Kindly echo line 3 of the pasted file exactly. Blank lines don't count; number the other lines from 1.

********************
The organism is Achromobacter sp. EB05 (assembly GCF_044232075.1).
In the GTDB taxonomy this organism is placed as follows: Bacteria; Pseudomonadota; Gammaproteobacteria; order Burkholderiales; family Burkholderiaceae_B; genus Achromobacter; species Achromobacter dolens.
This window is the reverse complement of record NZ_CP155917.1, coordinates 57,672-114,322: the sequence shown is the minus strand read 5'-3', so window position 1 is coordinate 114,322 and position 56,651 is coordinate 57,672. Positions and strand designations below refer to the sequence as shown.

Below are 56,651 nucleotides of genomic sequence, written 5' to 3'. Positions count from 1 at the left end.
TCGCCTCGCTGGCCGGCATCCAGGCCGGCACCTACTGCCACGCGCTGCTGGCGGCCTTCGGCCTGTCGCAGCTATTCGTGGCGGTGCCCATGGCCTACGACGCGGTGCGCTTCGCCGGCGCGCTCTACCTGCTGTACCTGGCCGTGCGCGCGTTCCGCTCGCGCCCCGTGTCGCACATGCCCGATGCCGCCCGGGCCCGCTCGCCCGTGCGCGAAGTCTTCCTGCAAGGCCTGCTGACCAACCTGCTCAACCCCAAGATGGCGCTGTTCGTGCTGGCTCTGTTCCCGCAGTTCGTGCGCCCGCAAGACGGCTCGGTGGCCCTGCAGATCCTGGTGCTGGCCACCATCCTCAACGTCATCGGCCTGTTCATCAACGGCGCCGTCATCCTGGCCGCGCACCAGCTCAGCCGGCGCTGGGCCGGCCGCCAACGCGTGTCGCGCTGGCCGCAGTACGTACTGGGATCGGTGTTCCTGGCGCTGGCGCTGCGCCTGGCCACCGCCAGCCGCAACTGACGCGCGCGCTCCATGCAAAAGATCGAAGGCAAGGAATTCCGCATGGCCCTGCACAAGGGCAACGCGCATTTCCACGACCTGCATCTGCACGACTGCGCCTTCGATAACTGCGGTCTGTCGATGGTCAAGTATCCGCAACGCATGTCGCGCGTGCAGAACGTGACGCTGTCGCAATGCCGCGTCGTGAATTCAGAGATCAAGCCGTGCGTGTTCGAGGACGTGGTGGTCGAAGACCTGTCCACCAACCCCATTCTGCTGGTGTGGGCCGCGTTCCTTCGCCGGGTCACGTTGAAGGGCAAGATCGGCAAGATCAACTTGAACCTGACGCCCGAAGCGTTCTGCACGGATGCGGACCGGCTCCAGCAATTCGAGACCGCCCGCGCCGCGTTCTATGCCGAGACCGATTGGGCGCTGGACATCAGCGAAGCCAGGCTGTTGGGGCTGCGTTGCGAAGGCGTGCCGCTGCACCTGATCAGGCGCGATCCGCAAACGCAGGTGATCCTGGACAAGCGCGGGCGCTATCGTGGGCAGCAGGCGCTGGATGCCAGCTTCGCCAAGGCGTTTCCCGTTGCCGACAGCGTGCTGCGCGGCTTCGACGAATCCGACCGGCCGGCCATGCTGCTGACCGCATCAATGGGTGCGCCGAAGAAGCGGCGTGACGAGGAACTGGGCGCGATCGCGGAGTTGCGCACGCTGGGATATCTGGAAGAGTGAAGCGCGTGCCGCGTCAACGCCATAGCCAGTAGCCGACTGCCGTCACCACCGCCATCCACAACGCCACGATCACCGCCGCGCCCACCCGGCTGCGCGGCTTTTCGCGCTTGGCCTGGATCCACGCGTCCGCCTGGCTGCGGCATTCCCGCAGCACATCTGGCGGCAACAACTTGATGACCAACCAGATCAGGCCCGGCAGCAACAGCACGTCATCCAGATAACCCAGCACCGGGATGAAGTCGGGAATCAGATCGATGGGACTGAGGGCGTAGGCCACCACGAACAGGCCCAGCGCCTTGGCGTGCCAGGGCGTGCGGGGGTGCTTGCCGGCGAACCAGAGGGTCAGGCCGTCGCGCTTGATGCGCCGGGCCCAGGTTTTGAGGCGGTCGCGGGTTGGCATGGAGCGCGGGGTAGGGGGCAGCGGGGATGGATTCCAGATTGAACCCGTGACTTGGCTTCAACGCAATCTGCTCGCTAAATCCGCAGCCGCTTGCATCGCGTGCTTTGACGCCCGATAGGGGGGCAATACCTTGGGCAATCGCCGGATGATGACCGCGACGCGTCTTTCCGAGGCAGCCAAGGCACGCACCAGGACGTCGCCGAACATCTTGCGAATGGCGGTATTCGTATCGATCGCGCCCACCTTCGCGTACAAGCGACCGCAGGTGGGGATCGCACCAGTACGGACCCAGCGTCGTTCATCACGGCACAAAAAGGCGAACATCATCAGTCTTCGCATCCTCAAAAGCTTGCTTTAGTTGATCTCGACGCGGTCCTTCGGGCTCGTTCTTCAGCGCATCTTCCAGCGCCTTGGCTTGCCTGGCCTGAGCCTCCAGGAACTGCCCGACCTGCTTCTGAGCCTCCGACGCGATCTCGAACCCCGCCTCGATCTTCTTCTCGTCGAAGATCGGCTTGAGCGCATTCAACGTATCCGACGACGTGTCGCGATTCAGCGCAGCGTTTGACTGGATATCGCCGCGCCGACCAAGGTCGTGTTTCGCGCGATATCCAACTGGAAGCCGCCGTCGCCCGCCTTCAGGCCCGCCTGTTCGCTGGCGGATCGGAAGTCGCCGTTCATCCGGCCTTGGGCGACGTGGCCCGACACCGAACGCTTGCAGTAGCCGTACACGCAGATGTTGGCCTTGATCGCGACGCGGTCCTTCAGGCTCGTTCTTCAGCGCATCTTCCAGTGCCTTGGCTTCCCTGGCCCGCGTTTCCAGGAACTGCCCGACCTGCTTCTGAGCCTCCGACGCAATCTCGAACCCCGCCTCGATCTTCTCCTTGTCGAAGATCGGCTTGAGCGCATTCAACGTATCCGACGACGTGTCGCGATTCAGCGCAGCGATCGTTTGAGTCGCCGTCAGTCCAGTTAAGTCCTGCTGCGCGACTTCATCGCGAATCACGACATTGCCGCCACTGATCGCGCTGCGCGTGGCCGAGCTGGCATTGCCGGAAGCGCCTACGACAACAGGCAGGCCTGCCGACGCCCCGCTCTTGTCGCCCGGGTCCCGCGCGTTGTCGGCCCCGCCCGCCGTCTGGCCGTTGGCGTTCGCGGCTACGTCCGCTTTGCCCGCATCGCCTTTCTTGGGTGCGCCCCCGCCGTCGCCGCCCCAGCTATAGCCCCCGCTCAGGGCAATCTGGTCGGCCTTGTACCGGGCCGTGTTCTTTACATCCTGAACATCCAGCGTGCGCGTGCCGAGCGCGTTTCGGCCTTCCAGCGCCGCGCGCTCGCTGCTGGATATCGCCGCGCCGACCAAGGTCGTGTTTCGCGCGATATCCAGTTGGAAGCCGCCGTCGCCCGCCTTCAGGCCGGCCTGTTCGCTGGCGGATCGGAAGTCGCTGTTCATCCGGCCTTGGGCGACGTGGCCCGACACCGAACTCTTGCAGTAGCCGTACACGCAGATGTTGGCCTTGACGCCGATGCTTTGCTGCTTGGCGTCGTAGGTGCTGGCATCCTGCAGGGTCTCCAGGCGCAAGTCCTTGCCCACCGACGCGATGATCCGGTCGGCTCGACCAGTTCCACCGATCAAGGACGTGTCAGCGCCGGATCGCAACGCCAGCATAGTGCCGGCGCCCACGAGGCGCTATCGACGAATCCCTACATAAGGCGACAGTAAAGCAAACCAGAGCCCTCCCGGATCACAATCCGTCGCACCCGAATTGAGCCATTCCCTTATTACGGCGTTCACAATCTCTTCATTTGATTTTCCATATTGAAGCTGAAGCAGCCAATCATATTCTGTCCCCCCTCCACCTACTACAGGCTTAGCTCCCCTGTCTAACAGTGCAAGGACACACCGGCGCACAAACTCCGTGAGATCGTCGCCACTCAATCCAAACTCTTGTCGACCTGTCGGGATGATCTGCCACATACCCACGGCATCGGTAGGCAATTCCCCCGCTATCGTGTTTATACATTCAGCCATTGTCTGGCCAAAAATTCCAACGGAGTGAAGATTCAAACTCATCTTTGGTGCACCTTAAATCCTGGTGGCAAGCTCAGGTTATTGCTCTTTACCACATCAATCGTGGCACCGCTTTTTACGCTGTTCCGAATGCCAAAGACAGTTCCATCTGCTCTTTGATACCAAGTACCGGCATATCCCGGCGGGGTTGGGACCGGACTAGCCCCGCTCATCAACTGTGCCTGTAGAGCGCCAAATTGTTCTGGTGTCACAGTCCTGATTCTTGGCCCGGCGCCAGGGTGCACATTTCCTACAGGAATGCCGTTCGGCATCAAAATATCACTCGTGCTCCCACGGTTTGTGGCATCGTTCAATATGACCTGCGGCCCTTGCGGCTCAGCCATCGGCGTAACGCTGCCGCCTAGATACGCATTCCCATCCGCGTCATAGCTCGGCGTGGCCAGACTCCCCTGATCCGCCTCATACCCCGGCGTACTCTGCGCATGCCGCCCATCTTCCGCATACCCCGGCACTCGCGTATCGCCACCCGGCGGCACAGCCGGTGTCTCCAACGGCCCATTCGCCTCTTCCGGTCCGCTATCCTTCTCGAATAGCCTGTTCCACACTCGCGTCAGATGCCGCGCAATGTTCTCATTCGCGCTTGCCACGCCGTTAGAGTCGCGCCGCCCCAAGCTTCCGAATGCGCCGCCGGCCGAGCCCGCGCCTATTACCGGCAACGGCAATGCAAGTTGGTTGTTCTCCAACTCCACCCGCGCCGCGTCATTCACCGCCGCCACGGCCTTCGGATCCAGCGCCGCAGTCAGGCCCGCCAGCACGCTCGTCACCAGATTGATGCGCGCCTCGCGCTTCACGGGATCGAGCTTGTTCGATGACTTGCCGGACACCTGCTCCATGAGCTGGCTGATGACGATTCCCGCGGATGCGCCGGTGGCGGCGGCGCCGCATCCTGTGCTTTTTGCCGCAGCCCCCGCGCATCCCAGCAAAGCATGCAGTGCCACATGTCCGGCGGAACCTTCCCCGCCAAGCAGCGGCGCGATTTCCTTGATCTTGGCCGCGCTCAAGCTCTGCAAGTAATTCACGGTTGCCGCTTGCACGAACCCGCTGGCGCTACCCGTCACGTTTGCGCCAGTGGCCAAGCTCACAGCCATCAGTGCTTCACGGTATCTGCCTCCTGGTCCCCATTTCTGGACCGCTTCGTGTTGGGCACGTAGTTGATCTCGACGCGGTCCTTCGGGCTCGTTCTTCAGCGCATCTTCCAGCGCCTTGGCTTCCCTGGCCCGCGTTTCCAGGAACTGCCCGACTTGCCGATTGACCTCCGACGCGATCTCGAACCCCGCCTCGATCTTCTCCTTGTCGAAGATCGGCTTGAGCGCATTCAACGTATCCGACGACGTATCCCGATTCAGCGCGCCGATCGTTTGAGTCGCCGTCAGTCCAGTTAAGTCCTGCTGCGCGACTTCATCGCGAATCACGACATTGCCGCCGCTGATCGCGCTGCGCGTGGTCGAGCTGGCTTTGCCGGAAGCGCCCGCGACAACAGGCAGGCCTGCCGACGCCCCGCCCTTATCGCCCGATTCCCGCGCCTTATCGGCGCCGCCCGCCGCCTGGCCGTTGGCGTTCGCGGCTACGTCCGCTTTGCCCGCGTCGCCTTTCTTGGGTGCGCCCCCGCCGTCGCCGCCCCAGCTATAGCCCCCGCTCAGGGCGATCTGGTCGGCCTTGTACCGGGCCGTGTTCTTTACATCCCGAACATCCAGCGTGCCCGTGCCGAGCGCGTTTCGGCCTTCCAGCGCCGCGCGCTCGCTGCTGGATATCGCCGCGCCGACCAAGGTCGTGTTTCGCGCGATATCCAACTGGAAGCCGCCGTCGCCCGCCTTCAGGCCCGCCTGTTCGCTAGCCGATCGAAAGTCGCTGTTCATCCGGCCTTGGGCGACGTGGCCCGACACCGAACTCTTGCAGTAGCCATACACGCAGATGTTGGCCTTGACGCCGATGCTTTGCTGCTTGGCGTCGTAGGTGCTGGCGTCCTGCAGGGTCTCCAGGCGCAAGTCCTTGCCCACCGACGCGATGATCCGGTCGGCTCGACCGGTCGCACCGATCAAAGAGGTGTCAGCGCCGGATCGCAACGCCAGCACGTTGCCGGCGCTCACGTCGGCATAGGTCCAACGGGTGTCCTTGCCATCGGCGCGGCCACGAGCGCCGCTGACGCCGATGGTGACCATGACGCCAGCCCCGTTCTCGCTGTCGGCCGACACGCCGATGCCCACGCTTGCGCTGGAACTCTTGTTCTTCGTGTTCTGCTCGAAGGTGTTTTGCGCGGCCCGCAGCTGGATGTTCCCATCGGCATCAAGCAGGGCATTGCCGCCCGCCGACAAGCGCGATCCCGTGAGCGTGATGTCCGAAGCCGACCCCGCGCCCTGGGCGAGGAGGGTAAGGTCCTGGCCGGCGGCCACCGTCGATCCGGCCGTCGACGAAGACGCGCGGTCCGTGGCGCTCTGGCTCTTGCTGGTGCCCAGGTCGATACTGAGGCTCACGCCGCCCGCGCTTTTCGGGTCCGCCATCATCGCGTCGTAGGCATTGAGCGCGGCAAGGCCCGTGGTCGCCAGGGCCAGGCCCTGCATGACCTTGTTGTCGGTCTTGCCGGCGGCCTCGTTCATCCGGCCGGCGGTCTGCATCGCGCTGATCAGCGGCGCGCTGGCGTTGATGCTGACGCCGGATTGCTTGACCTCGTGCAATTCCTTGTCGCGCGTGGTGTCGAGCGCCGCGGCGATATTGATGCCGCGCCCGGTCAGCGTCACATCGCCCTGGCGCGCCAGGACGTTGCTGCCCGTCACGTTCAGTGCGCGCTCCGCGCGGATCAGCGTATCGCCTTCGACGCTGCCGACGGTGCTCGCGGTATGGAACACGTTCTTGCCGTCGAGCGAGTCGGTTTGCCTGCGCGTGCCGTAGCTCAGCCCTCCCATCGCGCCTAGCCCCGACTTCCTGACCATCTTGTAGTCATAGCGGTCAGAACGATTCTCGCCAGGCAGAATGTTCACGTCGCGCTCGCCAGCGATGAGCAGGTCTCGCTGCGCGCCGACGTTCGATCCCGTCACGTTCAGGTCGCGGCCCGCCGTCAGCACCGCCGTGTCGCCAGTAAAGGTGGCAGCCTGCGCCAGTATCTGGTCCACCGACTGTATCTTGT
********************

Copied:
This window is the reverse complement of record NZ_CP155917.1, coordinates 57,672-114,322: the sequence shown is the minus strand read 5'-3', so window position 1 is coordinate 114,322 and position 56,651 is coordinate 57,672. Positions and strand designations below refer to the sequence as shown.